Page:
Students also consider the various rhetorical moves and research strategies that other writers use. They work to consider how others’ ideas complicate and deepen their own understandings, often leaving them with a richer set of questions rather than “the” answer.
Knowledge of Process and Conventions
The process of inquiry is driven by questions, and the product of an investigation is built around a response to others’ ideas. In English 102, students are introduced to the many ways that research is conducted—from gathering data and information within academic resources to initiating first-hand research of various kinds (e.g. interviews, observations, surveys, and so on).
Additionally and importantly, in English 102 students experience various ways of representing research in writing—from using research-based writing to add to or extend an ongoing conversation, to exploring what they think about a question or issue, to making a research-based assertion in some way. In 102, students and instructors are encouraged to work in digital spaces as much as possible, and they are also pushed to consider how research-based genres work in a variety of settings.
A Final Note about the Activity of Writing and Research
In English 102 students work within a community of writers and researchers in which they understand that membership implies engagement with each others’ struggles to make meaning. They experience writing as a social interaction for a particular purpose, for knowledge is not created in isolation but through dialogue and writing which is shared with a real audience. The writing classroom is an intellectual community that encourages students to think deeply, where difference is not only accepted but is also seen as an opportunity for learning—and for further inquiry.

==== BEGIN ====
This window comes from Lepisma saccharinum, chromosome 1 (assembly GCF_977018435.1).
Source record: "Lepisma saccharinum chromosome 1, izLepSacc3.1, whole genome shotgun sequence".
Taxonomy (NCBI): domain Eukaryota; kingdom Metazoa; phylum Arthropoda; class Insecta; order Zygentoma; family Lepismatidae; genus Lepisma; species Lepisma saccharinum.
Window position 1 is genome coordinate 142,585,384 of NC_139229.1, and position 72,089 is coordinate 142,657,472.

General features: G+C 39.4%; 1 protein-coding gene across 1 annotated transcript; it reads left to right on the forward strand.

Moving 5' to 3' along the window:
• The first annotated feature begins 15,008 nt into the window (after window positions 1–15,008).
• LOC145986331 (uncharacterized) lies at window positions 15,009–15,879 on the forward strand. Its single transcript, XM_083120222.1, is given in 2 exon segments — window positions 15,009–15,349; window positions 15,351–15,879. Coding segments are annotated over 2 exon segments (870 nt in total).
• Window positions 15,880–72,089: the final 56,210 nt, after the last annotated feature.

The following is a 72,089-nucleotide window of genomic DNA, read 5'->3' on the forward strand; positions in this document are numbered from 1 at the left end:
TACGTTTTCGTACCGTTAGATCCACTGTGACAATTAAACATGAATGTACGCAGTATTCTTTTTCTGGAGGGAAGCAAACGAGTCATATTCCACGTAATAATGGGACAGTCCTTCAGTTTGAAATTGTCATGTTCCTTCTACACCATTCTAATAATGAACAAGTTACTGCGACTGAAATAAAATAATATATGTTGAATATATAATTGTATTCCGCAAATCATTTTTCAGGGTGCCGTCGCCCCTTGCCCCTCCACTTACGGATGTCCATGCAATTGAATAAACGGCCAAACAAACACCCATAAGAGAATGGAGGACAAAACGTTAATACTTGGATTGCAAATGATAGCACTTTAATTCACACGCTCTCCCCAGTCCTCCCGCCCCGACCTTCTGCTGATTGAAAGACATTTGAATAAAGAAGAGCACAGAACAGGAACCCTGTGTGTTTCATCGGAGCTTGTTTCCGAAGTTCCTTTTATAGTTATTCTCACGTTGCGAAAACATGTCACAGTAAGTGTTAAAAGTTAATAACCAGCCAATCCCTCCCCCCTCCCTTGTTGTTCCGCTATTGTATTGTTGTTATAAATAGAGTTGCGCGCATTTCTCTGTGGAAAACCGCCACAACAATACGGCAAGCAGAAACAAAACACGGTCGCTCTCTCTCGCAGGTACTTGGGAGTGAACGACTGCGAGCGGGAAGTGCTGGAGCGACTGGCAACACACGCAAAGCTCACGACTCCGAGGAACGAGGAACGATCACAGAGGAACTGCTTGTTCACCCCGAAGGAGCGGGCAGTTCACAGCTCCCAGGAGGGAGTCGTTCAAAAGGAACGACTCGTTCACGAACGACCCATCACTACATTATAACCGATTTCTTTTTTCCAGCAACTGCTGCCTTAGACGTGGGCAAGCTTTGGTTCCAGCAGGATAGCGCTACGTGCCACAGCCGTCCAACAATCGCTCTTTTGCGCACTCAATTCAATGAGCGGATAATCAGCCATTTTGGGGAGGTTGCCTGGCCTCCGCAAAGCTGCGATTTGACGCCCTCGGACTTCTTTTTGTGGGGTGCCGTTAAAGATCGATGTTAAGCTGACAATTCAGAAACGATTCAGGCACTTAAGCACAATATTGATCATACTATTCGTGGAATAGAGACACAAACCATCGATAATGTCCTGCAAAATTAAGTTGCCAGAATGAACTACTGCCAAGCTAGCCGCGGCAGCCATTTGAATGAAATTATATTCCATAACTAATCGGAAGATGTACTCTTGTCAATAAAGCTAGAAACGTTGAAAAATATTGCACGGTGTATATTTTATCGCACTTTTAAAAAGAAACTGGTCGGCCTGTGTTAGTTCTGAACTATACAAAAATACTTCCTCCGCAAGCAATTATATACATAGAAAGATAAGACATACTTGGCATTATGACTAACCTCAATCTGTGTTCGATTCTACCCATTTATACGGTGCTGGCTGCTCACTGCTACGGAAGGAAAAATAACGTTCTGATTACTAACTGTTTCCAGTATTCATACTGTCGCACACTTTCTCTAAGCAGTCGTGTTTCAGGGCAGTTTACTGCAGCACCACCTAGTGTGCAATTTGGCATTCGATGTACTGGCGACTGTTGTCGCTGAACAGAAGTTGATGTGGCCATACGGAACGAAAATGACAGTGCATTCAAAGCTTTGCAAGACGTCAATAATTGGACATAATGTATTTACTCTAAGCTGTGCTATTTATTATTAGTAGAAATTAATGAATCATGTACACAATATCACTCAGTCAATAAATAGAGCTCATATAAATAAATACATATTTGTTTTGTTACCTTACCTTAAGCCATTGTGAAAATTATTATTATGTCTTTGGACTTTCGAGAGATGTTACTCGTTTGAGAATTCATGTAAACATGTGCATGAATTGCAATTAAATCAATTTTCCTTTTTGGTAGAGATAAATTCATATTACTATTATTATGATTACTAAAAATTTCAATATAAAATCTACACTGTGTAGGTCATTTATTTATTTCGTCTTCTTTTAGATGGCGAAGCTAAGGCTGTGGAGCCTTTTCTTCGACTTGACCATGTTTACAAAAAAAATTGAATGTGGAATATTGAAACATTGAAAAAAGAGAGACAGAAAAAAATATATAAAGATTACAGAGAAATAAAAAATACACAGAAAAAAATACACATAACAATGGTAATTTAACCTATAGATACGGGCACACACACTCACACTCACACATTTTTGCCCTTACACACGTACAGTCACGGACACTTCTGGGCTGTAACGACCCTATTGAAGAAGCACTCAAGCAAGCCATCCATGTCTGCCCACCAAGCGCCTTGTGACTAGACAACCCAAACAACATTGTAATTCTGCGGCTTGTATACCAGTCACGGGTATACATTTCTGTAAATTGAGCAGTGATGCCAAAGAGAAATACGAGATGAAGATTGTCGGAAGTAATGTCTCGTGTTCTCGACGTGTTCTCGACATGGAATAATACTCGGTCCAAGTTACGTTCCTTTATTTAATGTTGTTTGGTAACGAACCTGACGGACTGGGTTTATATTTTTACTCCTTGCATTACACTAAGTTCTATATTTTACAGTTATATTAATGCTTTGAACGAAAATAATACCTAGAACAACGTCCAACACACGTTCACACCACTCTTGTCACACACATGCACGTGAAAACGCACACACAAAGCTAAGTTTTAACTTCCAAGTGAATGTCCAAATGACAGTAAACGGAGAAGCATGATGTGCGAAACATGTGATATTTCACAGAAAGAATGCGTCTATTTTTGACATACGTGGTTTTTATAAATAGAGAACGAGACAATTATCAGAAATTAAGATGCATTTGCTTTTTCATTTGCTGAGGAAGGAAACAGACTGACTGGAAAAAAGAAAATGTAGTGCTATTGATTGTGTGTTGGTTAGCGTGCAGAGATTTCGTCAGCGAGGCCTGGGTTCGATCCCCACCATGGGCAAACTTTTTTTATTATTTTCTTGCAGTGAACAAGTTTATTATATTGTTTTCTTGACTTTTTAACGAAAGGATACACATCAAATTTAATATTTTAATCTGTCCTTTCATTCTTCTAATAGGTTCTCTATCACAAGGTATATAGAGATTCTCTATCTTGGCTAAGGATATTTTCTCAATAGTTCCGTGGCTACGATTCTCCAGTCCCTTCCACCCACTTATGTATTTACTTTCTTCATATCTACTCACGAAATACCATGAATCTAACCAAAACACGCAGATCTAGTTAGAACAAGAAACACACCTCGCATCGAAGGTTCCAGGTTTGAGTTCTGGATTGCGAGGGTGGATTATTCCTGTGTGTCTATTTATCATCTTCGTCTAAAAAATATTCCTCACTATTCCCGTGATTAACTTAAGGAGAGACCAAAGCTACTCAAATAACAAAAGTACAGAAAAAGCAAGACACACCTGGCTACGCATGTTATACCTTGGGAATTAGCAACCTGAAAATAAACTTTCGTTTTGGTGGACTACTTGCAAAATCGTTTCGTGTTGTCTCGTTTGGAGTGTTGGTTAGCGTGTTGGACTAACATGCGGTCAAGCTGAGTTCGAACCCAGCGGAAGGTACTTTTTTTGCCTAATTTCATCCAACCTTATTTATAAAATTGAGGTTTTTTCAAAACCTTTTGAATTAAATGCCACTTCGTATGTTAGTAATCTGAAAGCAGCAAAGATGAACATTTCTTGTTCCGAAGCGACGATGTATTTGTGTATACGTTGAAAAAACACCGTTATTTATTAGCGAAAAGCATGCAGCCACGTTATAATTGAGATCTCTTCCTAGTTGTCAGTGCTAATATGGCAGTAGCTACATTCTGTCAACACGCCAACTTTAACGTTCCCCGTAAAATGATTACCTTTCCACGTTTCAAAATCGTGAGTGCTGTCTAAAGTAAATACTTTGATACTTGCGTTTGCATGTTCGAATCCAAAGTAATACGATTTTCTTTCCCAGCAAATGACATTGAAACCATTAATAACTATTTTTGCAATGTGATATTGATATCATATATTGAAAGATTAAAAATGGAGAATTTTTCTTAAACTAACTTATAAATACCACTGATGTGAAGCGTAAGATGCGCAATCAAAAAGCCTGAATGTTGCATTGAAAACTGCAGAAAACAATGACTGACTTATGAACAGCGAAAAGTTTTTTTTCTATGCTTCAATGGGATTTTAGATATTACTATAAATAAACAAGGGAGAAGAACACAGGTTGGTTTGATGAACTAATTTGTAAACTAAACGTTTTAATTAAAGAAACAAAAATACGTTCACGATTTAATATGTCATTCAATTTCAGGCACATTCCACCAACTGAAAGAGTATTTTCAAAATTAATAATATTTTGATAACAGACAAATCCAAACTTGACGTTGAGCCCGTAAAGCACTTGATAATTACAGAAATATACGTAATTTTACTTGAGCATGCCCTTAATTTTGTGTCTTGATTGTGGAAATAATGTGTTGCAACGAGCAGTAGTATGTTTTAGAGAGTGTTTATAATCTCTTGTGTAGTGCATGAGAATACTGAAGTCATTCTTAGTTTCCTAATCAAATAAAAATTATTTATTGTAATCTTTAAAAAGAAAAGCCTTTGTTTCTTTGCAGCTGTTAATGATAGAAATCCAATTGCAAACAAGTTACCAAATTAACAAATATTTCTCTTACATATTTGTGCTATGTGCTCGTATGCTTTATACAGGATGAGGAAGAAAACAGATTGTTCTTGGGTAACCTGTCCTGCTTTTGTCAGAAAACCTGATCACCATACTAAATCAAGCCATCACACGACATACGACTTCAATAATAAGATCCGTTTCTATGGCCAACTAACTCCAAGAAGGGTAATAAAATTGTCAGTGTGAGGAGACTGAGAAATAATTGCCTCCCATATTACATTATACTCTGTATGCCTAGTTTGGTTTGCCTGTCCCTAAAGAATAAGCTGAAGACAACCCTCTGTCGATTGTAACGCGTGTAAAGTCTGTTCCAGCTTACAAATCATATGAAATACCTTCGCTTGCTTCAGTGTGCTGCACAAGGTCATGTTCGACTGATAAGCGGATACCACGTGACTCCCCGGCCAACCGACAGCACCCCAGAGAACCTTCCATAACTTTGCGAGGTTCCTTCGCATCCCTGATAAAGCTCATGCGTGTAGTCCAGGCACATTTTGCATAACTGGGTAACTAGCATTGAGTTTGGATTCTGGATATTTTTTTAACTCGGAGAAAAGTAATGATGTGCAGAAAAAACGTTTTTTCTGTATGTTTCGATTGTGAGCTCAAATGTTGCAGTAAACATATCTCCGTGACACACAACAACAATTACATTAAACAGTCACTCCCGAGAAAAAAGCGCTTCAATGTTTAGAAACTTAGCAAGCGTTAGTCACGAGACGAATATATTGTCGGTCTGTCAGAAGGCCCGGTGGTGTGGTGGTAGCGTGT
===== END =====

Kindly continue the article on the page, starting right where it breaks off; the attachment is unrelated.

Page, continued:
English 102 Student Outcomes
By the end of English 102, students will be able to:
- understand academic work as a recursive process of inquiry, using writing and research to form new questions and pursue existing enduring questions;
- craft questions that guide research, making their process manageable and likely to yield insights;
- find, read, evaluate, analyze, and synthesize appropriate sources;
integrate evidence in their own writing in a way that complicates (develops, refines, extends, refutes, and deepens) their own ideas;
- produce research-based writing in formats appropriate to the context, purpose, genre, and audience;
- implement a variety of research strategies and resources as appropriate to their inquiry;
- use a variety of media (print and digital) to address different audiences, as appropriate;
- understand genre expectations for some research-based writing contexts within the university;
- use an academic documentation style consistently and appropriately;